Demise of the Family Farm

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Lucky
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Re: Demise of the Family Farm

Post by Lucky » Wed Dec 04, 2019 5:33 am

It’s interesting how the cost to run cattle vary across the country. I can definitely see how land lease prices would affect the bottom line. Next in line would be the length of grazing season and stocking rates. I haven’t leased any land in several years, it’s just to hard to find anything decent in my area. I doubt I’d mess with the cattle for $100 a head.



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Re: Demise of the Family Farm

Post by hurleyjd » Wed Dec 04, 2019 7:38 am

I really tried to keep a family farm going and realized it was a lost cause. I am glad i realized it when I was younger. I could take a bunch of french curves and triangles and a mechanical drawing pencil and make over 50K back when I was younger and glad I did. That pension and SS check makes it possible for me to subsidize the beef industry. Where would the packers be if all of us top waters quit raising beef cows. They would be up the creek without a paddle. The big ranches would hold their feet to the fire.

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Re: Demise of the Family Farm

Post by HDRider » Wed Dec 04, 2019 7:58 am

hurleyjd wrote:
Wed Dec 04, 2019 7:38 am
I really tried to keep a family farm going and realized it was a lost cause. I am glad i realized it when I was younger. I could take a bunch of french curves and triangles and a mechanical drawing pencil and make over 50K back when I was younger and glad I did. That pension and SS check makes it possible for me to subsidize the beef industry. Where would the packers be if all of us top waters quit raising beef cows. They would be up the creek without a paddle. The big ranches would hold their feet to the fire.
No, they would be right where they have positioned themselves to be, selling foreign beef into the US. The cherry on top is they can label it US beef. To add insult to injury, by law, we can't find a viable processor to take our beef directly for sale to retail customers.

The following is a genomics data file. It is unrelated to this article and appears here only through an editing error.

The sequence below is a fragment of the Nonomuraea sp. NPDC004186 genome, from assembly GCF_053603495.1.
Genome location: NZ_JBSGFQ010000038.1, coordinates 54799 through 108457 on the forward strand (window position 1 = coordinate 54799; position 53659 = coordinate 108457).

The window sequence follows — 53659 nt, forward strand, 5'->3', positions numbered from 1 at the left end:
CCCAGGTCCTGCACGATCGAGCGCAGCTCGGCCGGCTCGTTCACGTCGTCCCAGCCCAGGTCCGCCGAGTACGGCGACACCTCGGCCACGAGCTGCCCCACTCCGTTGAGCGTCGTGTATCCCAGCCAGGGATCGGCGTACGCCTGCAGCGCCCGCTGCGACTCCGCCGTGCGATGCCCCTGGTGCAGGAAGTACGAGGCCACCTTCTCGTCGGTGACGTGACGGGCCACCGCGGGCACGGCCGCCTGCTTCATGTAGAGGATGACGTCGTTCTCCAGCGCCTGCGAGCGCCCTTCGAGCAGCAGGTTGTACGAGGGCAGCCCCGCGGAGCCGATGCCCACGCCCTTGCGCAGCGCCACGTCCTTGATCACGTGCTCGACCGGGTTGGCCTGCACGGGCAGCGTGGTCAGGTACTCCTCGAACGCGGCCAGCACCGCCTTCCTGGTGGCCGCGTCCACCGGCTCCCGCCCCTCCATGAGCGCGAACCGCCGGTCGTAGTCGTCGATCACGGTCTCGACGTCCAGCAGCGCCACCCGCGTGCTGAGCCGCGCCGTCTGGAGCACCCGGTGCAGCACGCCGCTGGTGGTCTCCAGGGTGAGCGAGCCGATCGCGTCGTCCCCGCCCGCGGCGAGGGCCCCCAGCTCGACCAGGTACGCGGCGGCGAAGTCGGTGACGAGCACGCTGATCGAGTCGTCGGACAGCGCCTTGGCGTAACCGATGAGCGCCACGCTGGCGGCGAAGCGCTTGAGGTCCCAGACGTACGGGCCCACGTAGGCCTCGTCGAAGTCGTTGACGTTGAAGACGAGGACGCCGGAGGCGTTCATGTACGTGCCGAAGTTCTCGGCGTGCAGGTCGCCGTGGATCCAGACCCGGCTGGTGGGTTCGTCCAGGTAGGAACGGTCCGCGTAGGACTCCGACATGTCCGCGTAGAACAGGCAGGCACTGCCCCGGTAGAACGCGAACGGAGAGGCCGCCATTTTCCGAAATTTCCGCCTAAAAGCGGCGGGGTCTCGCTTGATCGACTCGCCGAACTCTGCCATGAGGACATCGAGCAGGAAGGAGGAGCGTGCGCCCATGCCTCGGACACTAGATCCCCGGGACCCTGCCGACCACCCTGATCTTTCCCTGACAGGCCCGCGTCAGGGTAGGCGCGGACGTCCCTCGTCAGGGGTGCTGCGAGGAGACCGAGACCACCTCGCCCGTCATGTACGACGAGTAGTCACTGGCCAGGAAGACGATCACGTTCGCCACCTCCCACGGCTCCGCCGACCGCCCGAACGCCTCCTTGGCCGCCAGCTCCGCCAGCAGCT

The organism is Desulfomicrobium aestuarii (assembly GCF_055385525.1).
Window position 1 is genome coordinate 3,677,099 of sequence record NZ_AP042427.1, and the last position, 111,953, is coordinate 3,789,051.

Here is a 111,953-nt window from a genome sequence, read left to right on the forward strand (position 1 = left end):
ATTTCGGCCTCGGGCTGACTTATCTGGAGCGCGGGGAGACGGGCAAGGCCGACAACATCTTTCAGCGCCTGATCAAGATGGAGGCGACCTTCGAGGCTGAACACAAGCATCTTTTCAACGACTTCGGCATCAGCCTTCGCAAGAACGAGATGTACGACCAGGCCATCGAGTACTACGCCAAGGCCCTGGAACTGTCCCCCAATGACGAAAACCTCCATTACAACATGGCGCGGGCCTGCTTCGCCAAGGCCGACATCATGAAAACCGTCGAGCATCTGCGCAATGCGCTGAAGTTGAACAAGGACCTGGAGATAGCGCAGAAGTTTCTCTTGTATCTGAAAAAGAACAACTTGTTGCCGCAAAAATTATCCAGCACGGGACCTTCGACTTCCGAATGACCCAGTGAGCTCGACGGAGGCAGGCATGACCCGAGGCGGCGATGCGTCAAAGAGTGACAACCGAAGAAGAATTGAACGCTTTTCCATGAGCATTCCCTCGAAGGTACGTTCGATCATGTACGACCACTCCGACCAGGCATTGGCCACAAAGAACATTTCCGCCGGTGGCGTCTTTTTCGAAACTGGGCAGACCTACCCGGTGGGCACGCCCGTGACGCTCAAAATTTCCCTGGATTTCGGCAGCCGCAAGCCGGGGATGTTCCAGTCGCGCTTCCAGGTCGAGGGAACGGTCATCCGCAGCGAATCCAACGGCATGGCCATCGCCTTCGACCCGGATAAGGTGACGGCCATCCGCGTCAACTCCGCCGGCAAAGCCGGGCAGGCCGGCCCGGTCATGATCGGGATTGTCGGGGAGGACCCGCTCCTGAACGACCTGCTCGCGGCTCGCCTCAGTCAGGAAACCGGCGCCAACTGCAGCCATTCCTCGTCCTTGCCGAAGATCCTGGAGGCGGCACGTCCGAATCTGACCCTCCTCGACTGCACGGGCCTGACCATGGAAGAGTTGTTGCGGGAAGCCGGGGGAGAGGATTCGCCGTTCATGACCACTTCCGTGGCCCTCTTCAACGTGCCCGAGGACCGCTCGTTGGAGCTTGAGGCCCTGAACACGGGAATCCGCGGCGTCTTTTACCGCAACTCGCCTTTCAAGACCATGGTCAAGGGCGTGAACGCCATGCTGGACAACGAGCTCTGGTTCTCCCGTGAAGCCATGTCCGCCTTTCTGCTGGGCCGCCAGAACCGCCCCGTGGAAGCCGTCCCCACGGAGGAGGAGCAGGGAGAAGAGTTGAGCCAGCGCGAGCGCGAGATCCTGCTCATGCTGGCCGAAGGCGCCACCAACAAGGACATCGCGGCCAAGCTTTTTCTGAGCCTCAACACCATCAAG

The processors played chess while we took a nap.
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Re: Demise of the Family Farm

Post by Stocker Steve » Wed Dec 04, 2019 8:02 am

So our future in USA is to export tasteless pork and chicken, but import grass fed beef?
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Re: Demise of the Family Farm

Post by shaz » Wed Dec 04, 2019 8:23 am

sure looks like it
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Re: Demise of the Family Farm

Post by HDRider » Wed Dec 04, 2019 10:35 am

Stocker Steve wrote:
Wed Dec 04, 2019 8:02 am
So our future in USA is to export tasteless pork and chicken, but import grass fed beef?
Our cost structure has priced us out of the beef market

Other than niche market, I think we are marching to our demise.
bball wrote: "The juice wasn't worth the squeeze."
Dun said, "You gotta be flexible. Do whatever you have to do for the best results within your limitations."

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Re: Demise of the Family Farm

Post by hurleyjd » Wed Dec 04, 2019 12:12 pm

I actual have part of the family farm that my Grandfather bought on Nov. 8 1885. My Dad was born there in 1910 with 13 kids by Grandfather's second and 4 kids from his first wife with all of them at home at one time. My father bought out two brothers that sold him the farm with the stipulation that we would have to keep Grand Mother for the rest of her life. At Grand father's death the farm was divided by Grandmother and the kids with each getting 1/2. The two brothers were minors and the deed to her part of the farm went to them with the stipulation they would have to keep her for the rest of her life. So my Dad got the farm and we kept Grandmother for 14 years. The farm has 75 acres in it now. And at one time was over 200. The farm was bought from a man named I.M. Thorn from New York. Mr. Thorn was given a land grant for thousands of acres for financing the Texas Revolution before Texas become a state. So it has been in the family for 134 years.

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Re: Demise of the Family Farm

Post by Stocker Steve » Wed Dec 04, 2019 12:59 pm

HDRider wrote:
Wed Dec 04, 2019 10:35 am
Stocker Steve wrote:
Wed Dec 04, 2019 8:02 am
So our future in USA is to export tasteless pork and chicken, but import grass fed beef?